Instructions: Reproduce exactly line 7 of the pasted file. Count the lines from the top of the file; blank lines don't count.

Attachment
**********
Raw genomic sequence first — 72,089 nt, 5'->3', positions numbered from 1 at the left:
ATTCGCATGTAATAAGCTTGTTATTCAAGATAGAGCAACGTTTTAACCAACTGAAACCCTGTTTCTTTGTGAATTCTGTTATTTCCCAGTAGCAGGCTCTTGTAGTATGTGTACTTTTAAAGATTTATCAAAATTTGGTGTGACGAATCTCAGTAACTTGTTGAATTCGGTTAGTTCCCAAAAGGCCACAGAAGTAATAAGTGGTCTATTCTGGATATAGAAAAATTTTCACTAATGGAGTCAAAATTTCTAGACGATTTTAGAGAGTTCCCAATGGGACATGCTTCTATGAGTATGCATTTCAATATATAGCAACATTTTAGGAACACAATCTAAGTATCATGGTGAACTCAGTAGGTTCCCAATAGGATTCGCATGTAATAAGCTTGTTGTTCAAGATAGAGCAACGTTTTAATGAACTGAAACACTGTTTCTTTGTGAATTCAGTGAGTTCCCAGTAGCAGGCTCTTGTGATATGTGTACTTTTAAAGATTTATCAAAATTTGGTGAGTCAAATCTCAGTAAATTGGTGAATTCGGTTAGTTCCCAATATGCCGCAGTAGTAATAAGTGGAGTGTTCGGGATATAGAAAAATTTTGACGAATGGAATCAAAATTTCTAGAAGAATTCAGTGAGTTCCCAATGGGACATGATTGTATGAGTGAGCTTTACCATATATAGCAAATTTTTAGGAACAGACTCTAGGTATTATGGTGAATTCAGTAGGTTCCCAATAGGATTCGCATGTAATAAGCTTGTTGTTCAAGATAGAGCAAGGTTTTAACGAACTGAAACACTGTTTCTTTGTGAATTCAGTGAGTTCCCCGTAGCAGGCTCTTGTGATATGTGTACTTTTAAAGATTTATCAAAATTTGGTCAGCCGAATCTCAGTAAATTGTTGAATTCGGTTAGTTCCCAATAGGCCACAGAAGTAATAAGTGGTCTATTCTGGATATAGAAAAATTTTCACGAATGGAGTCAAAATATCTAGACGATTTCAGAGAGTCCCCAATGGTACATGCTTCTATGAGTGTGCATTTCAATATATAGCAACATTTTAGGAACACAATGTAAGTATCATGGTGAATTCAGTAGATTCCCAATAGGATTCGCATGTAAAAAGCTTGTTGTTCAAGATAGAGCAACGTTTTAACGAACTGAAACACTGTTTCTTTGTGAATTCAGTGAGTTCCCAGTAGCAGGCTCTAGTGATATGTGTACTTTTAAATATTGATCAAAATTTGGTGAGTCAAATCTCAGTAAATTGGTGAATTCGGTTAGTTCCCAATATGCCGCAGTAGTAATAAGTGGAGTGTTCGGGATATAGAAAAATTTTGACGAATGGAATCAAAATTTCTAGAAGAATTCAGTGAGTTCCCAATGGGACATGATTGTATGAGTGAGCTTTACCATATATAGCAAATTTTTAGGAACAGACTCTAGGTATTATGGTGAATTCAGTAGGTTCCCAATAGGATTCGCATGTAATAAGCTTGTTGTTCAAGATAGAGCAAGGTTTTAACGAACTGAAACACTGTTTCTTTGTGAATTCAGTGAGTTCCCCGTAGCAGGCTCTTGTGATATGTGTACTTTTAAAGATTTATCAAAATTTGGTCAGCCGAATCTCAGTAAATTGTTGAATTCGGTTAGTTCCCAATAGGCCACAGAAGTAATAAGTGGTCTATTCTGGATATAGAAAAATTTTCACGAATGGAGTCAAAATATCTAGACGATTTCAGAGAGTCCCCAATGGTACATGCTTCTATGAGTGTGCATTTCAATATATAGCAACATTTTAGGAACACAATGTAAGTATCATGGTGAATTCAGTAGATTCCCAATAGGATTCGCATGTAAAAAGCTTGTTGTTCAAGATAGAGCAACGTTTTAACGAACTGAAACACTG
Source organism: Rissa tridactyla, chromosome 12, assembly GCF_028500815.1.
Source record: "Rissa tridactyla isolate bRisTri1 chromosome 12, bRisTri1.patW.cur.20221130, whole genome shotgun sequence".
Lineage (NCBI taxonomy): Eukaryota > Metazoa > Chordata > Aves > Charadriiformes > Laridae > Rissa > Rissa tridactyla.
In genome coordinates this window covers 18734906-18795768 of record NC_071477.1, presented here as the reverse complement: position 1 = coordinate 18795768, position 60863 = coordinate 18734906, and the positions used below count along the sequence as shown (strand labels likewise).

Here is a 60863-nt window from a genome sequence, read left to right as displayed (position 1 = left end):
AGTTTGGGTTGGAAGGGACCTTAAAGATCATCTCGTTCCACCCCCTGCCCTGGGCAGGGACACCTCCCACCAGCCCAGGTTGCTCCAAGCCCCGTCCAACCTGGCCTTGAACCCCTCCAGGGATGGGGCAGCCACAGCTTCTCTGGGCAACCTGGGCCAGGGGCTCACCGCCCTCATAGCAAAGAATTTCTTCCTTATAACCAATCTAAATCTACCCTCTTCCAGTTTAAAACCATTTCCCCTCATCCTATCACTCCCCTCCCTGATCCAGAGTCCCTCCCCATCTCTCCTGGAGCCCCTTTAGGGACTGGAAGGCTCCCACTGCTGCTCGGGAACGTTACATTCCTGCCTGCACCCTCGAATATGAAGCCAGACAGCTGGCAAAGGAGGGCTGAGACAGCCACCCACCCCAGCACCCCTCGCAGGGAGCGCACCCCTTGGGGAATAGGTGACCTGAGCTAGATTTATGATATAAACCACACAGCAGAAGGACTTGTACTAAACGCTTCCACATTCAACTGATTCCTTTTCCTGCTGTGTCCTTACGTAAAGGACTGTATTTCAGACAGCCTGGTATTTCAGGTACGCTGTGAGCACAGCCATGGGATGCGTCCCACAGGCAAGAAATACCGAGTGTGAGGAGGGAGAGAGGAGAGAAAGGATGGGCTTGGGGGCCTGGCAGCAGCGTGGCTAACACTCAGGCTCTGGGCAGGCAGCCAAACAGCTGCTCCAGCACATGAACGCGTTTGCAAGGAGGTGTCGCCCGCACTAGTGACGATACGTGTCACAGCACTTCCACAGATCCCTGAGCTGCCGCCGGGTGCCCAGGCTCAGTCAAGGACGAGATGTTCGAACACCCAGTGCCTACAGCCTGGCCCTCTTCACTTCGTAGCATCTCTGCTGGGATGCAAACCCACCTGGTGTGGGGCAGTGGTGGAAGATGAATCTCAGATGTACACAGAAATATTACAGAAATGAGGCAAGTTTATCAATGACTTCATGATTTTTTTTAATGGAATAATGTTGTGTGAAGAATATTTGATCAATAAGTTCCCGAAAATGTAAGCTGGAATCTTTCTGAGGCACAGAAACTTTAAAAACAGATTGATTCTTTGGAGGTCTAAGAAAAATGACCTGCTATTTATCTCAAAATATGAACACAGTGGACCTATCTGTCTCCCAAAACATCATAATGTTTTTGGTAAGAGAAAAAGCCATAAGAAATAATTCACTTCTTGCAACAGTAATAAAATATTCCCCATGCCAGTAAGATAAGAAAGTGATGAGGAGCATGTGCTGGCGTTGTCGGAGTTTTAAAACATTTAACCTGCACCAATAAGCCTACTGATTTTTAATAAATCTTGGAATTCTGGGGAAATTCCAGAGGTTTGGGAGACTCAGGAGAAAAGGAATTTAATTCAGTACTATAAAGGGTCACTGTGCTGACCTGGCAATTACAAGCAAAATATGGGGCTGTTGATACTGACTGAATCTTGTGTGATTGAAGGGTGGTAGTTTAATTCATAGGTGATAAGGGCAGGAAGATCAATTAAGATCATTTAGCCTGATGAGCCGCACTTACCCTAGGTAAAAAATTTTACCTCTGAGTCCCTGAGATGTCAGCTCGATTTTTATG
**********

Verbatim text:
Here is a 60863-nt window from a genome sequence, read left to right as displayed (position 1 = left end):